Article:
What does it take, really, to be hated in the National Hockey League?
Let us count the ways.
One characteristic is non-stop, yappy mouth. Nothing gets under the skin like a serial chirper.
Another is being dirty. Nothing like a blind-side cheap shot to get everyone’s blood boiling. While we’re at it, a propensity for riling up the other team after scoring an infrequent — or alarmingly regular — goal. Yah, celebrate like you won the Cup on a garbage time goal.
Other, less obvious ways to get one loathed include: actually being able to play the game at high level while being a huge pain in the ass, or being a good fighter who accepts the challenge put up by pissed off opponents.
As seen, then, there are many ways to earn a “most hated” label in the NHL.
We’ve gone through many line-ups, both current and historical, to find out just who on each team caught the ire of opposing fans, coaches and players alike. Some teams have multiple, depending on how many years they have been in the league.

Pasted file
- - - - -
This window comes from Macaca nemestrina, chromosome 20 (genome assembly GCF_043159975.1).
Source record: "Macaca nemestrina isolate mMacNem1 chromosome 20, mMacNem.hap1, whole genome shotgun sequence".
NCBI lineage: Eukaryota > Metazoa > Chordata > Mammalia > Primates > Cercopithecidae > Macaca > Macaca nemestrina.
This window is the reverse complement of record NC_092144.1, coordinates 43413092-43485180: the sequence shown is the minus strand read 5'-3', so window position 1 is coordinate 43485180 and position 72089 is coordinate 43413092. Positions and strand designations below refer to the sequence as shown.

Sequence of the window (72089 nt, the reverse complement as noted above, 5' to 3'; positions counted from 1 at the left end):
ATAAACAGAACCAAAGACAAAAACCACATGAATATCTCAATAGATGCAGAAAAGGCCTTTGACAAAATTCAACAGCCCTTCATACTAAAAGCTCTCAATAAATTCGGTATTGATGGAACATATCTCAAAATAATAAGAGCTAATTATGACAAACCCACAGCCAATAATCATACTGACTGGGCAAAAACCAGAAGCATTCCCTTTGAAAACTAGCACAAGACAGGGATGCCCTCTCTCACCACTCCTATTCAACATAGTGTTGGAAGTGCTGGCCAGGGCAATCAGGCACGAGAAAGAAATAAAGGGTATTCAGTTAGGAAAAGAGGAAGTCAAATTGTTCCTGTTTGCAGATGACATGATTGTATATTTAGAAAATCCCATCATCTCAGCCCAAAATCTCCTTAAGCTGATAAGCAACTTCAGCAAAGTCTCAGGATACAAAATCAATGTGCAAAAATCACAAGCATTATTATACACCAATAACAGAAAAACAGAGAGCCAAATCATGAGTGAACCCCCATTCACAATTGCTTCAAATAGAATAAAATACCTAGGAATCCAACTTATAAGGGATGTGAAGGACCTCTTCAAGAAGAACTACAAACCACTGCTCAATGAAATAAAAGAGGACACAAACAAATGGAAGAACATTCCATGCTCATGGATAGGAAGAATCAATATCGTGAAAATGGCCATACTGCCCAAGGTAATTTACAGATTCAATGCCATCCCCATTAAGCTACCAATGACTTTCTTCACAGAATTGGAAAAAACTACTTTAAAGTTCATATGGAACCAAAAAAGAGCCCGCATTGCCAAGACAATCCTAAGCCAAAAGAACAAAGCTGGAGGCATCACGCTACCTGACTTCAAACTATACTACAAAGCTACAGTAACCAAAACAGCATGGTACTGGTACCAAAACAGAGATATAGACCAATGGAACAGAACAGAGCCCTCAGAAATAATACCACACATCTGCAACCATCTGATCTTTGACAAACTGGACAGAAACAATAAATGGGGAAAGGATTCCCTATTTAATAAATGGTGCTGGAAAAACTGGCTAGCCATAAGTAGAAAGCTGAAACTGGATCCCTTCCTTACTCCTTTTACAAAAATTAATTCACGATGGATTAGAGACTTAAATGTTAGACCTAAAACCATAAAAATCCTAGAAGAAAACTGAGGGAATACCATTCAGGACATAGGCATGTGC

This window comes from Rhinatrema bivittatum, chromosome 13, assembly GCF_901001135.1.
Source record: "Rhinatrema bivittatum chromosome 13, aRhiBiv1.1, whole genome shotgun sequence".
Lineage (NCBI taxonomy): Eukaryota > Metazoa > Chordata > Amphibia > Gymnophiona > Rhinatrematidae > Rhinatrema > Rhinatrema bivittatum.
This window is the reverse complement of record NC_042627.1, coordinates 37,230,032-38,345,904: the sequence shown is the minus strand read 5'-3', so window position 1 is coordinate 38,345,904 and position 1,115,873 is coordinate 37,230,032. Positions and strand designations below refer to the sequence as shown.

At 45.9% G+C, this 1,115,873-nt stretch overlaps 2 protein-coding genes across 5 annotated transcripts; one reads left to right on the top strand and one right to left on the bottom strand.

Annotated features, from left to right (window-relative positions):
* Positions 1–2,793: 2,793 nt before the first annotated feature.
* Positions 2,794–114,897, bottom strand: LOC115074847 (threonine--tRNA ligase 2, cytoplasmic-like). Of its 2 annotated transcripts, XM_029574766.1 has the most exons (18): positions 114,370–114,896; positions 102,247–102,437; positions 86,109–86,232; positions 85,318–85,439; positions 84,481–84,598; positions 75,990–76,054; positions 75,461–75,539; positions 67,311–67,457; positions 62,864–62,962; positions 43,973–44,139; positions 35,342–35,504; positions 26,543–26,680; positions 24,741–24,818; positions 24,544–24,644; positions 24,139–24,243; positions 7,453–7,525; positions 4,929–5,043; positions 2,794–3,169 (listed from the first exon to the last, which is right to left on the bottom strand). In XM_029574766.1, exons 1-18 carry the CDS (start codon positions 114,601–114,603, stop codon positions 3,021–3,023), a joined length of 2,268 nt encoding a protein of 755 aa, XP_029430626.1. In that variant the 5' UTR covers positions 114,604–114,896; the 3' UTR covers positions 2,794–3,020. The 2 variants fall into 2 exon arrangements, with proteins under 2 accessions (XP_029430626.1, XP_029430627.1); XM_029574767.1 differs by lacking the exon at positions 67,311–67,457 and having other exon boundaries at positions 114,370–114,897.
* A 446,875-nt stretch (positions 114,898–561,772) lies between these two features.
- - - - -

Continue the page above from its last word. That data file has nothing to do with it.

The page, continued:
Now that P.K. has left the building, Brendan Gallagher owns the mantle of Habs most hated, no questions asked. Subban, who is sublimely talented, would often taunt opposing teams with elaborate goal celebrations. That was just one thing he did that people loathed. He also runs his mouth constantly, doesn’t accept a fight challenge after making a big hit and is a known and censured diver. If Subban was reviled in Montreal, Gallagher is the “Little Ball of Hate” that fans love and opponents can’t stand. For a little guy, he isn’t afraid to stick his nose into crease battles or fights for the puck in the corner. Gallagher is Montreal’s answer to Brad Marchand, if a comparison is needed. The Edmonton native, surprisingly, has almost as many points in 269 games (163) as he does penalty minutes (167).